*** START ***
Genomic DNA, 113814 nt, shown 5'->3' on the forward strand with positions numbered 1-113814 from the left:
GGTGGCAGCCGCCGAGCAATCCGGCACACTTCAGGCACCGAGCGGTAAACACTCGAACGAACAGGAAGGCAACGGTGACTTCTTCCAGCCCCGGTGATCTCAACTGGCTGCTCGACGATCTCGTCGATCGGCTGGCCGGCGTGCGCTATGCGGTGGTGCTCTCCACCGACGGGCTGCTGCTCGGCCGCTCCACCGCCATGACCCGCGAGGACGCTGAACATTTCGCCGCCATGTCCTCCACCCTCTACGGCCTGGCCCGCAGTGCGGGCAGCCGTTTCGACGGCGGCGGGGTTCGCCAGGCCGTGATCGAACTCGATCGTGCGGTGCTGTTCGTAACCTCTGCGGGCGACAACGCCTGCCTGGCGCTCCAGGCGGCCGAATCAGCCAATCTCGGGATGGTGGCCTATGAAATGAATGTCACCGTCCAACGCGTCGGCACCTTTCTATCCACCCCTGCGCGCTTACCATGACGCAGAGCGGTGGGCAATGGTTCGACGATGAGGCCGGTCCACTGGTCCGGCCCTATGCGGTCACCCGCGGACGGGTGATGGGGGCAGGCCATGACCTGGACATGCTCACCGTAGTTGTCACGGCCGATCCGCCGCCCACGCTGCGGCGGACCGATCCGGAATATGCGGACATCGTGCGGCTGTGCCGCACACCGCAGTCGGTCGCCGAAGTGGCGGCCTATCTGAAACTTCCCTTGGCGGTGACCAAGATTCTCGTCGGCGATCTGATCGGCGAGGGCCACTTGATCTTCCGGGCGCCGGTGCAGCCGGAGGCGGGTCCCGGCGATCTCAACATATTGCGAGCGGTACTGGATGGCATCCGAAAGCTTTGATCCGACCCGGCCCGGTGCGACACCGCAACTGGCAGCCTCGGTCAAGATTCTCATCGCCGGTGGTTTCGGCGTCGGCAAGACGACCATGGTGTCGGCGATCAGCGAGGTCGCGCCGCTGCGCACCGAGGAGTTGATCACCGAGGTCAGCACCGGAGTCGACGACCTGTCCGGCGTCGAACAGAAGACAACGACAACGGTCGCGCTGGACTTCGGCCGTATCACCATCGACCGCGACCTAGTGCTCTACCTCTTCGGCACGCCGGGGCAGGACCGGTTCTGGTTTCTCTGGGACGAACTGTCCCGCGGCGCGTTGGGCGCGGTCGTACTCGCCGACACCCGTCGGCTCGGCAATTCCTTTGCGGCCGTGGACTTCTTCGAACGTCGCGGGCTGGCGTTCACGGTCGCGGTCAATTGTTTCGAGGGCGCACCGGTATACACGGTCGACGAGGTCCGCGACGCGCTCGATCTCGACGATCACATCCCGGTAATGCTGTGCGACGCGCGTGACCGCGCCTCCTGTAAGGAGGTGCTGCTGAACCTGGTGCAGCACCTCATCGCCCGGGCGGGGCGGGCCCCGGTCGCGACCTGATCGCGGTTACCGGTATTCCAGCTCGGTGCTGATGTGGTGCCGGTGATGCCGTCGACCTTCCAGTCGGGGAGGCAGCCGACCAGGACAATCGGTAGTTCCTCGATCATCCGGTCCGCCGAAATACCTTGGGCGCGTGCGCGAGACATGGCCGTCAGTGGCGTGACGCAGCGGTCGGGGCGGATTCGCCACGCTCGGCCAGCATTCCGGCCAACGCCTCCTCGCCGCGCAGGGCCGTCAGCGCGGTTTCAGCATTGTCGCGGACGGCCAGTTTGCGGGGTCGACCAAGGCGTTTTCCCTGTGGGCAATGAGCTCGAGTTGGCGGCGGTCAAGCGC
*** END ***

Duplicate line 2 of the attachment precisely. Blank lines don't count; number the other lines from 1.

GGTGGCAGCCGCCGAGCAATCCGGCACACTTCAGGCACCGAGCGGTAAACACTCGAACGAACAGGAAGGCAACGGTGACTTCTTCCAGCCCCGGTGATCTCAACTGGCTGCTCGACGATCTCGTCGATCGGCTGGCCGGCGTGCGCTATGCGGTGGTGCTCTCCACCGACGGGCTGCTGCTCGGCCGCTCCACCGCCATGACCCGCGAGGACGCTGAACATTTCGCCGCCATGTCCTCCACCCTCTACGGCCTGGCCCGCAGTGCGGGCAGCCGTTTCGACGGCGGCGGGGTTCGCCAGGCCGTGATCGAACTCGATCGTGCGGTGCTGTTCGTAACCTCTGCGGGCGACAACGCCTGCCTGGCGCTCCAGGCGGCCGAATCAGCCAATCTCGGGATGGTGGCCTATGAAATGAATGTCACCGTCCAACGCGTCGGCACCTTTCTATCCACCCCTGCGCGCTTACCATGACGCAGAGCGGTGGGCAATGGTTCGACGATGAGGCCGGTCCACTGGTCCGGCCCTATGCGGTCACCCGCGGACGGGTGATGGGGGCAGGCCATGACCTGGACATGCTCACCGTAGTTGTCACGGCCGATCCGCCGCCCACGCTGCGGCGGACCGATCCGGAATATGCGGACATCGTGCGGCTGTGCCGCACACCGCAGTCGGTCGCCGAAGTGGCGGCCTATCTGAAACTTCCCTTGGCGGTGACCAAGATTCTCGTCGGCGATCTGATCGGCGAGGGCCACTTGATCTTCCGGGCGCCGGTGCAGCCGGAGGCGGGTCCCGGCGATCTCAACATATTGCGAGCGGTACTGGATGGCATCCGAAAGCTTTGATCCGACCCGGCCCGGTGCGACACCGCAACTGGCAGCCTCGGTCAAGATTCTCATCGCCGGTGGTTTCGGCGTCGGCAAGACGACCATGGTGTCGGCGATCAGCGAGGTCGCGCCGCTGCGCACCGAGGAGTTGATCACCGAGGTCAGCACCGGAGTCGACGACCTGTCCGGCGTCGAACAGAAGACAACGACAACGGTCGCGCTGGACTTCGGCCGTATCACCATCGACCGCGACCTAGTGCTCTACCTCTTCGGCACGCCGGGGCAGGACCGGTTCTGGTTTCTCTGGGACGAACTGTCCCGCGGCGCGTTGGGCGCGGTCGTACTCGCCGACACCCGTCGGCTCGGCAATTCCTTTGCGGCCGTGGACTTCTTCGAACGTCGCGGGCTGGCGTTCACGGTCGCGGTCAATTGTTTCGAGGGCGCACCGGTATACACGGTCGACGAGGTCCGCGACGCGCTCGATCTCGACGATCACATCCCGGTAATGCTGTGCGACGCGCGTGACCGCGCCTCCTGTAAGGAGGTGCTGCTGAACCTGGTGCAGCACCTCATCGCCCGGGCGGGGCGGGCCCCGGTCGCGACCTGATCGCGGTTACCGGTATTCCAGCTCGGTGCTGATGTGGTGCCGGTGATGCCGTCGACCTTCCAGTCGGGGAGGCAGCCGACCAGGACAATCGGTAGTTCCTCGATCATCCGGTCCGCCGAAATACCTTGGGCGCGTGCGCGAGACATGGCCGTCAGTGGCGTGACGCAGCGGTCGGGGCGGATTCGCCACGCTCGGCCAGCATTCCGGCCAACGCCTCCTCGCCGCGCAGGGCCGTCAGCGCGGTTTCAGCATTGTCGCGGACGGCCAGTTTGCGGGGTCGACCAAGGCGTTTTCCCTGTGGGCAATGAGCTCGAGTTGGCGGCGGTCAAGCGC